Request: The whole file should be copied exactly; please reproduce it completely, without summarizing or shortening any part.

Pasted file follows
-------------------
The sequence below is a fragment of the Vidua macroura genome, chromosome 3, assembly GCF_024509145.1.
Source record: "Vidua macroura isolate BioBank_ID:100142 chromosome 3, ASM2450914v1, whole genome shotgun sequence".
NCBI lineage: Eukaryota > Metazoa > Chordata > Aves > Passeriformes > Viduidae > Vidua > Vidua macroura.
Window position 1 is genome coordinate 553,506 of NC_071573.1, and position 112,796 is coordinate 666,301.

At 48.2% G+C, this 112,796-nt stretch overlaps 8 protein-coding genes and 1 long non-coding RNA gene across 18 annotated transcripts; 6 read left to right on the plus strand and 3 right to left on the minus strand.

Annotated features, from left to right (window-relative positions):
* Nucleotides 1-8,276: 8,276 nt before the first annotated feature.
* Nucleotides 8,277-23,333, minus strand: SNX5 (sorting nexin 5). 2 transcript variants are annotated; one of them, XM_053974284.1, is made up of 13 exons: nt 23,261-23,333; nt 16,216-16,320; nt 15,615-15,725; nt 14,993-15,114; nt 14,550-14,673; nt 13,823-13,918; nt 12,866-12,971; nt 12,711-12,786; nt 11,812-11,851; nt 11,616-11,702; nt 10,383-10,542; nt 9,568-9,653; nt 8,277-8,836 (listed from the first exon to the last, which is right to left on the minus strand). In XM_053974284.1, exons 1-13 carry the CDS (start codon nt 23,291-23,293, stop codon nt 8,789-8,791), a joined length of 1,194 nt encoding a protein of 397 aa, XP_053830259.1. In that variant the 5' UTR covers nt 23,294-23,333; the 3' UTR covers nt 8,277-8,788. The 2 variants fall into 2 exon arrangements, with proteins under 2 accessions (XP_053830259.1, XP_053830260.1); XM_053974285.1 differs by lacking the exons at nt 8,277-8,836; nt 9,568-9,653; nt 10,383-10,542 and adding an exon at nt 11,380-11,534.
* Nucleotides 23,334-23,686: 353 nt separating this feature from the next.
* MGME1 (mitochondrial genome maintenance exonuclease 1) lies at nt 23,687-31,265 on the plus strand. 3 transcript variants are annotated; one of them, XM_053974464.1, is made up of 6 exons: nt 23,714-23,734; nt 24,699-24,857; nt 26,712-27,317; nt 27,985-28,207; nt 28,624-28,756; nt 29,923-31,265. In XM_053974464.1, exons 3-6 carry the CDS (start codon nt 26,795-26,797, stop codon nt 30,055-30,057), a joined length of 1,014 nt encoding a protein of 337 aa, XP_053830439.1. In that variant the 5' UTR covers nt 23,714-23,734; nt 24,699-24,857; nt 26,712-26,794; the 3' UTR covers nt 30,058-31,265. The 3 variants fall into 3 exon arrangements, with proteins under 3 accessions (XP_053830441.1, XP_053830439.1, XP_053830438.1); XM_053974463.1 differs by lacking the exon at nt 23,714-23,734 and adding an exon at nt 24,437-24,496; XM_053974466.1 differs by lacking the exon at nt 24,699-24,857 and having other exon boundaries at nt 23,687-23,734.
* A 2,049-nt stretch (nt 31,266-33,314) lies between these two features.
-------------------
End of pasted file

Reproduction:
The sequence below is a fragment of the Vidua macroura genome, chromosome 3, assembly GCF_024509145.1.
Source record: "Vidua macroura isolate BioBank_ID:100142 chromosome 3, ASM2450914v1, whole genome shotgun sequence".
NCBI lineage: Eukaryota > Metazoa > Chordata > Aves > Passeriformes > Viduidae > Vidua > Vidua macroura.
Window position 1 is genome coordinate 553,506 of NC_071573.1, and position 112,796 is coordinate 666,301.

At 48.2% G+C, this 112,796-nt stretch overlaps 8 protein-coding genes and 1 long non-coding RNA gene across 18 annotated transcripts; 6 read left to right on the plus strand and 3 right to left on the minus strand.

Annotated features, from left to right (window-relative positions):
* Nucleotides 1-8,276: 8,276 nt before the first annotated feature.
* Nucleotides 8,277-23,333, minus strand: SNX5 (sorting nexin 5). 2 transcript variants are annotated; one of them, XM_053974284.1, is made up of 13 exons: nt 23,261-23,333; nt 16,216-16,320; nt 15,615-15,725; nt 14,993-15,114; nt 14,550-14,673; nt 13,823-13,918; nt 12,866-12,971; nt 12,711-12,786; nt 11,812-11,851; nt 11,616-11,702; nt 10,383-10,542; nt 9,568-9,653; nt 8,277-8,836 (listed from the first exon to the last, which is right to left on the minus strand). In XM_053974284.1, exons 1-13 carry the CDS (start codon nt 23,291-23,293, stop codon nt 8,789-8,791), a joined length of 1,194 nt encoding a protein of 397 aa, XP_053830259.1. In that variant the 5' UTR covers nt 23,294-23,333; the 3' UTR covers nt 8,277-8,788. The 2 variants fall into 2 exon arrangements, with proteins under 2 accessions (XP_053830259.1, XP_053830260.1); XM_053974285.1 differs by lacking the exons at nt 8,277-8,836; nt 9,568-9,653; nt 10,383-10,542 and adding an exon at nt 11,380-11,534.
* Nucleotides 23,334-23,686: 353 nt separating this feature from the next.
* MGME1 (mitochondrial genome maintenance exonuclease 1) lies at nt 23,687-31,265 on the plus strand. 3 transcript variants are annotated; one of them, XM_053974464.1, is made up of 6 exons: nt 23,714-23,734; nt 24,699-24,857; nt 26,712-27,317; nt 27,985-28,207; nt 28,624-28,756; nt 29,923-31,265. In XM_053974464.1, exons 3-6 carry the CDS (start codon nt 26,795-26,797, stop codon nt 30,055-30,057), a joined length of 1,014 nt encoding a protein of 337 aa, XP_053830439.1. In that variant the 5' UTR covers nt 23,714-23,734; nt 24,699-24,857; nt 26,712-26,794; the 3' UTR covers nt 30,058-31,265. The 3 variants fall into 3 exon arrangements, with proteins under 3 accessions (XP_053830441.1, XP_053830439.1, XP_053830438.1); XM_053974463.1 differs by lacking the exon at nt 23,714-23,734 and adding an exon at nt 24,437-24,496; XM_053974466.1 differs by lacking the exon at nt 24,699-24,857 and having other exon boundaries at nt 23,687-23,734.
* A 2,049-nt stretch (nt 31,266-33,314) lies between these two features.